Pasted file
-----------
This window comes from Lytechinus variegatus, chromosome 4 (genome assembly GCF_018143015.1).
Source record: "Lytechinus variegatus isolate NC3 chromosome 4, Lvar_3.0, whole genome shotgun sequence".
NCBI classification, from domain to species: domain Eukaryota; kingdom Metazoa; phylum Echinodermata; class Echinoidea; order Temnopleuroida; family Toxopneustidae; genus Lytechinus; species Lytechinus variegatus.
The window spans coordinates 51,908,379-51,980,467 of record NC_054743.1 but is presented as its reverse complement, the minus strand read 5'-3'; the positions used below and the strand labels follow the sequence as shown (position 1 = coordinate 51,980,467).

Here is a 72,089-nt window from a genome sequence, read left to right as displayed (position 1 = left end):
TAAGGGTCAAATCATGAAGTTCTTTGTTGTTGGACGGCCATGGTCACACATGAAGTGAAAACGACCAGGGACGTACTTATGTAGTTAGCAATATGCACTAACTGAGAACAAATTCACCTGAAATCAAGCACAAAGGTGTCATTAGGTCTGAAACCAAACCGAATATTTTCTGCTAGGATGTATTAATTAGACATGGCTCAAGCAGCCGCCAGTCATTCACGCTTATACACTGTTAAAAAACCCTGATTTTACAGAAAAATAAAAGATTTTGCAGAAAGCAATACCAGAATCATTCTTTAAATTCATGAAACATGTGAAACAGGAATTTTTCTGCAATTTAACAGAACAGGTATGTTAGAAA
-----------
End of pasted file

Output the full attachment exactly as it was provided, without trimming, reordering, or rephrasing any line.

This window comes from Lytechinus variegatus, chromosome 4 (genome assembly GCF_018143015.1).
Source record: "Lytechinus variegatus isolate NC3 chromosome 4, Lvar_3.0, whole genome shotgun sequence".
NCBI classification, from domain to species: domain Eukaryota; kingdom Metazoa; phylum Echinodermata; class Echinoidea; order Temnopleuroida; family Toxopneustidae; genus Lytechinus; species Lytechinus variegatus.
The window spans coordinates 51,908,379-51,980,467 of record NC_054743.1 but is presented as its reverse complement, the minus strand read 5'-3'; the positions used below and the strand labels follow the sequence as shown (position 1 = coordinate 51,980,467).

Here is a 72,089-nt window from a genome sequence, read left to right as displayed (position 1 = left end):
TAAGGGTCAAATCATGAAGTTCTTTGTTGTTGGACGGCCATGGTCACACATGAAGTGAAAACGACCAGGGACGTACTTATGTAGTTAGCAATATGCACTAACTGAGAACAAATTCACCTGAAATCAAGCACAAAGGTGTCATTAGGTCTGAAACCAAACCGAATATTTTCTGCTAGGATGTATTAATTAGACATGGCTCAAGCAGCCGCCAGTCATTCACGCTTATACACTGTTAAAAAACCCTGATTTTACAGAAAAATAAAAGATTTTGCAGAAAGCAATACCAGAATCATTCTTTAAATTCATGAAACATGTGAAACAGGAATTTTTCTGCAATTTAACAGAACAGGTATGTTAGAAA